Once you start interning and gaining PR experience, you should treat every opportunity as a future job. You never know, because 5 years down the road that contact could be your next boss. When I was just beginning to intern, I would collect cards, and if I felt that I could learn from the person as a mentor, I would constantly email them with questions, advice and meet with them for coffee and/or lunch. I would also write a hand written thank you card every once in awhile. I don’t think it’s valuable to come right out and ask for a job – but by building a relationship and showing interest, you are saying “Hey, look at me – I am valuable and could be in the future.”

2) What are the best methods students can use to create connections with professionals?

I am a big fan of Twitter – this is an easy way to get a hold of me, and also to start establishing a contact. Once we have that, we can move to email, phone and networking. I love meeting students at events, and coming home and already having an email thanking me for my time. The email that contains questions about the field and about what I do, how I got into PR, etc. will always gain a lot of mileage when creating a connection. Also, make sure to keep up the connection – don’t drop off the face of the planet. PR pros talk daily, and we share stories. The PR world is very small, even in big cities such as the DFW area where I work.

3) To what extent are students expected to censor their online profiles? How can they do this while keeping to the values of transparency in social media?

Frankly, I don’t want to see parts of your body you wouldn’t show at work, or you chugging beer in the conga line. That is all fun in college, but this is the professional world, and you have to think of it from the standpoint of: What would your co-worker say if they were standing next to you in these pictures? Would your boss like to know that your interests include whiskey and chasing the opposite sex? Probably not. Your social media profiles and presence should only add to your character and exemplify it, not take away from it. There are privacy settings if you need to keep that one picture on there, but once you graduate, it really is time to grow up.

4) What was one thing that you wish you did differently, or that you wish you were aware of when searching for your first full time job?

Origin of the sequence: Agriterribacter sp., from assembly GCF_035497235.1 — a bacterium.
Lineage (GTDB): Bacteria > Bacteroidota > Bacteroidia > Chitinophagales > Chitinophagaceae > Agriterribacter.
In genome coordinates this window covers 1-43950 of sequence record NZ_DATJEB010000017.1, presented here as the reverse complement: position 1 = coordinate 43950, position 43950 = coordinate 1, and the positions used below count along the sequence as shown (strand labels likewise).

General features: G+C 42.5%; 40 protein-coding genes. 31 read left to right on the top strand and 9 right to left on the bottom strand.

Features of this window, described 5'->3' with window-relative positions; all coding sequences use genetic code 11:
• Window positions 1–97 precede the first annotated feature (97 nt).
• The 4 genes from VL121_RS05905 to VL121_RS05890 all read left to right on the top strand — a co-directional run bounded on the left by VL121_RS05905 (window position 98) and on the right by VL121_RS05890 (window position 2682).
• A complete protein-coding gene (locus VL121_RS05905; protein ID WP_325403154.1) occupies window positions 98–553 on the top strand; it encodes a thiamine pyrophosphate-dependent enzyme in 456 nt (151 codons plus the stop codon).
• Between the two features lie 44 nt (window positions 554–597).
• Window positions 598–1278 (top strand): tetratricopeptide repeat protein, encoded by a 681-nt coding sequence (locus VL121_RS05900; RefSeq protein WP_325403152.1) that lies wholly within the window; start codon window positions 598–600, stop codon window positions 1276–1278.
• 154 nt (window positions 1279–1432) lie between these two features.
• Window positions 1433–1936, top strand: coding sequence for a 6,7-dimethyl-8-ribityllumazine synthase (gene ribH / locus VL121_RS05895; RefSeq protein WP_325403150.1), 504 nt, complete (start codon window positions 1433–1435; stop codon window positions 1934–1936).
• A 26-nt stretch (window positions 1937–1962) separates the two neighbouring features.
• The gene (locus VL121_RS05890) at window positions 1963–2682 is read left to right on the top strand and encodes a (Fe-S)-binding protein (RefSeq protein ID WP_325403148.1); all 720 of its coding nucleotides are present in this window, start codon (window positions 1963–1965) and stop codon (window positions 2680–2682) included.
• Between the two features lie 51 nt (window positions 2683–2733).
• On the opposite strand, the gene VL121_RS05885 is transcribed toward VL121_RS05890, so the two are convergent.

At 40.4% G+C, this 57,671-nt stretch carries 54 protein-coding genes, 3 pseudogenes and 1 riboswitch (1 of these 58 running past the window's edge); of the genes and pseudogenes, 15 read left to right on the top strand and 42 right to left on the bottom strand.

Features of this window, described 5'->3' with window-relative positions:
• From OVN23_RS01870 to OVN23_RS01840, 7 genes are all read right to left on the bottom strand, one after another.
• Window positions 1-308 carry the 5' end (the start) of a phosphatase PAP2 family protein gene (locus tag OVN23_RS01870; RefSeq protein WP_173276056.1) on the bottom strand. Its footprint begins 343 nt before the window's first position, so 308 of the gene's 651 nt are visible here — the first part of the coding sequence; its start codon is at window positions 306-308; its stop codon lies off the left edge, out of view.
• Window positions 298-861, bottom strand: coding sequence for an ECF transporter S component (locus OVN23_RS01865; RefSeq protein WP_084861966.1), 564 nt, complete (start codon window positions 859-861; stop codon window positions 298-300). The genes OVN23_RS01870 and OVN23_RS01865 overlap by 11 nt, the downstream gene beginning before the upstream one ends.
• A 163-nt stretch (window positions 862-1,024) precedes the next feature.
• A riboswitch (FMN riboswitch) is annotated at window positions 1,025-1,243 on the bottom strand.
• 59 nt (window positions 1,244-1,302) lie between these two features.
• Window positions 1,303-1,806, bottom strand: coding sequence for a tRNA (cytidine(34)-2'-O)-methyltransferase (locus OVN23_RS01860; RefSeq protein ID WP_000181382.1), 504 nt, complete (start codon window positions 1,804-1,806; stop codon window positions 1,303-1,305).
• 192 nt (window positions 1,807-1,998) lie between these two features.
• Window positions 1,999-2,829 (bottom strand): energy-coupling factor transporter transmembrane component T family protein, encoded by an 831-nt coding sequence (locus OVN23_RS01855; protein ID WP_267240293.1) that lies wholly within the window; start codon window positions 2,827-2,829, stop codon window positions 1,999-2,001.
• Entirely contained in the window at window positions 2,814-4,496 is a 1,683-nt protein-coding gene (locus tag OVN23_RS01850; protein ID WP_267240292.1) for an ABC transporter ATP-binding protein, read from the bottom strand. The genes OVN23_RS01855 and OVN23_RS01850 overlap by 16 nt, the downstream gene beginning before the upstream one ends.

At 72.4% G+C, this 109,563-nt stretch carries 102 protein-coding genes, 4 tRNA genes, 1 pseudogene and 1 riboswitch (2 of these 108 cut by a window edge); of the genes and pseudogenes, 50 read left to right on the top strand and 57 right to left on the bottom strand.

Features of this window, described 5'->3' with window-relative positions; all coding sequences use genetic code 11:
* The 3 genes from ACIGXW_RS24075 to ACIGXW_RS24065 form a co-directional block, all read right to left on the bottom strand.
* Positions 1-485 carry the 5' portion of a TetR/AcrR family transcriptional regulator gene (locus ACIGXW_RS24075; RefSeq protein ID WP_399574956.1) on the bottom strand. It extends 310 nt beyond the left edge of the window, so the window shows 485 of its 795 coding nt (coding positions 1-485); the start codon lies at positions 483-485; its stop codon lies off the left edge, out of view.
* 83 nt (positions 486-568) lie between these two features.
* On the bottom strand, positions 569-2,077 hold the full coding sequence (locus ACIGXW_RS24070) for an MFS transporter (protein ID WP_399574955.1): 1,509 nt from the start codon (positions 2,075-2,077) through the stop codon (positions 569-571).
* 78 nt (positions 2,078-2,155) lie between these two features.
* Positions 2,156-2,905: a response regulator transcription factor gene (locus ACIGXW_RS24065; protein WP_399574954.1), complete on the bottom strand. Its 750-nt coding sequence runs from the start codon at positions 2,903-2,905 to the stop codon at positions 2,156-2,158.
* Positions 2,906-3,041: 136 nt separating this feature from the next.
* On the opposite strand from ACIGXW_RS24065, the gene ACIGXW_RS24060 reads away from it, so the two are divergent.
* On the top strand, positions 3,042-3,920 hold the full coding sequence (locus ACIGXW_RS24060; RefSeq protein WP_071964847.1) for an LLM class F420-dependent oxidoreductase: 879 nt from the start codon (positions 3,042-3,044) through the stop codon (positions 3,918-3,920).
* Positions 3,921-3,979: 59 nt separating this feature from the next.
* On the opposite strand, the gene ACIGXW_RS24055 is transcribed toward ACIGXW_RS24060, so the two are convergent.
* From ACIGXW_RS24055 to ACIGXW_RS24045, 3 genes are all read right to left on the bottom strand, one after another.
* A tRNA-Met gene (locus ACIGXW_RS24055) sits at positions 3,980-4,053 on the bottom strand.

I wish I knew the value of patience, and the fact that you don’t have to accept the first job that is offered to you. I know in this economy it can be a tough pill to swallow, but my dad gave me great advice when that first job I took went really sour and I quit: “Lauren, was that a job that you would be happy with if for the next 5 years you weren’t paid for it?” I didn’t have passion for that job, and that is something you should always have. You are a rockstar, and you have to believe in it. The job will come – and one that you love.

5) What are some things that students can do to stand out from the crowd, differentiating themselves from other job candidates? What are specific things that you look for?

I look for dedication, hard work, and response time. I am a very busy professional, but I can always stop to help someone if they are dedicated to this field. I only want those that can accelerate and benefit the field I love to enter it – and those are the ones I help. I don’t like arrogance (trust me, you aren’t a PR God come to save the field), and I love simple thank yous. If a student can respond to me in 24 hours or less, or at least tell me they received my message, then that will gain a lot of respect for me. If a student asks me to lunch, they stand out, because they aren’t afraid to be in a setting that is outside the professional workplace. If a student sends a hand-written note, that gets a lot of bonus points as well.


You can find Arik Hanson’s answers to these questions here.  Thanks for your time and thoughts Lauren!